Scott Liston, Strategic Advisory Principal of MLA Companies
Unity Needs a Compelling Path Forward
Like anything else, a family owned business can either serve as the source of unity to the family, or it can lead to the devastation of whatever unity was left. Unfortunately, the business news is full of the latter and becoming the former is a matter of careful strategy, planning, and execution. Certainly, letting these issues “take care of themselves” is only asking for trouble, and not just business trouble, but relational trouble that may exist well beyond the life of your business.
One of the keys to unity is to provide the family with a compelling path forward.
The Generational Shift
The challenges noted above often first arrive when there is a transition of leadership from one executive to the next, made even more difficult when that next executive is the next generation. By moving the leadership from one generation to another, often a new relational dynamic surrounds that executive including siblings, cousins, aunts and uncles.
So not only does that new executive face the natural pressures of getting their arms around the operation, building trust among employees, and attempting to fill what are often very large shoes, they then face the scrutiny and sometimes jealousy of this new family dynamic.
Outside Board – a Solution?
An outside board of advisors or directors, especially if they have the trust of all generations, may help to smooth the waters of these often tumultuous times in a business. But a board performs best when it is responding to the path forward for the business developed by the CEO and his or her team. This responsibility cannot be turned over to the board.
Setting the Course
The beginning of unity is almost always the setting of a plan. Leaders must lead and that looks like more than saying “let’s go there.” Rather it looks like both setting the direction and then planning how to get there.
While many may think this is a given, far too often, families get caught in the middle of bickering over who is in charge rather than where they are going. CEOs often get trapped in debating where they are going for too long, rather than setting a course and then planning how they will get there. In both cases, this leaves the door open for everyone to be a critic and no one to help pull the organization in a unified direction. It too often leads to a defeated CEO, demoralized family, and a diminished business.
The old saying goes “when you don’t know where you are going, any road will take you there.” But a good leader knows that it’s not enough to just know where you are going, you must have a map, a plan, a path to get there.
The Compelling Path Forward
Here are some principles that are helpful in preparing a compelling path forward:
- Don’t let great be the enemy of good. Yes, I know most of us, as executives, want perfection. But the worse plan is a plan never executed. With execution, you will get important, necessary, and actionable feedback both from the family but more importantly from the market. Moving is better than sitting. So build as good a plan as possible and start executing, then be prepared to keep working both on and in the plan.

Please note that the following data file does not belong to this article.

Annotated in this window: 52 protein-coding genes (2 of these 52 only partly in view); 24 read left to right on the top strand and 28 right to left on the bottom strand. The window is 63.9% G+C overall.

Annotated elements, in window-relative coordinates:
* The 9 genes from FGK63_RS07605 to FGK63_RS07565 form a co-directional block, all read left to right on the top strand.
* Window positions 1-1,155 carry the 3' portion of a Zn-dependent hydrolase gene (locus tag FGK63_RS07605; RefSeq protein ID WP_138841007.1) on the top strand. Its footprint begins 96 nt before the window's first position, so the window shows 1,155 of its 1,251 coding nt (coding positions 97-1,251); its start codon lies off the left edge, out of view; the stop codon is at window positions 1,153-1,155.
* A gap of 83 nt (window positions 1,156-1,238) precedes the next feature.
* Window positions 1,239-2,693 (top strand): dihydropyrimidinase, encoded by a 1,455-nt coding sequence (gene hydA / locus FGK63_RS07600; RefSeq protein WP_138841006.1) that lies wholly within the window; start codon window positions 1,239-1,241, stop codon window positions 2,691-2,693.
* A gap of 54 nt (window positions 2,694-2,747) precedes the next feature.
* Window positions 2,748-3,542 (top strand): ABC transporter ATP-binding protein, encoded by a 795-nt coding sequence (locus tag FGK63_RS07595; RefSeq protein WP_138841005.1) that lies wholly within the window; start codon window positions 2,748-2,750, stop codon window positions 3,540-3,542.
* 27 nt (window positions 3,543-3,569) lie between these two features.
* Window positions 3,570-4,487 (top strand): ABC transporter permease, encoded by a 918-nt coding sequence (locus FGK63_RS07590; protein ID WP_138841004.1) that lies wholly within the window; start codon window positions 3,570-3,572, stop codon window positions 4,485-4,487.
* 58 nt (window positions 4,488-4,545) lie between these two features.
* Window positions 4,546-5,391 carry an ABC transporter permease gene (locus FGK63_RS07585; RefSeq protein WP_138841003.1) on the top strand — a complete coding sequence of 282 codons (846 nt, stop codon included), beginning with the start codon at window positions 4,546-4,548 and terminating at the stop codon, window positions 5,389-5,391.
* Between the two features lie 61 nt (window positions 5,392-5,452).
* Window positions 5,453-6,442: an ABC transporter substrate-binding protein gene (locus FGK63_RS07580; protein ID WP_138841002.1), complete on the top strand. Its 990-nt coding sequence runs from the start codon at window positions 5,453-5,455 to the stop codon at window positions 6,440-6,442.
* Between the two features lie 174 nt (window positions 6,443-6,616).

- Leadership creates unity. Often we are tempted to think that if we try to keep everyone happy, unity will follow. Most often, the exact opposite is true. That is not to say you should not empathetically listen to each stakeholder, but if you wait for unity, it will never come. Use the compelling path to call them to follow you.
- Involvement creates unity. You don’t have to put the plan together by yourself. Invite the input of your team to build team commitment and alignment to the plan.
- Communication creates unity. Put the plan in writing and then share it with those who need to know: the management team, the board, and the employees. Of course you will have to adjust as you go, but you will earn respect for committing to a plan and being willing to be accountable to how it’s going as you work the plan.
- Execution principles create unity. Have you ever gotten in a car and you knew the person driving didn’t know where they were going? Everyone may have agreed on where they were going, but if the driver didn’t know how to get there, you likely went just about crazy. If you merely suggest a path forward and don’t show everyone you have the map to get there, they are likely to get out of your proverbial car as quickly as they can. Use action plans that are tied to projections and budgets to align the execution of the organization to the strategy. Allow your team to own and deliver their parts of the plan.
- Paint the picture. Show your followers the benefits of your destination. It may come in profit, growth, equity liquidity, or general health of the company.
- Celebrate the journey. With a compelling path forward, you agree on where you are going, your followers have confidence you know how to get there, and you can enjoy the journey.
There is no substitute for a compelling path forward. Planning and execution are keys to family unity in business.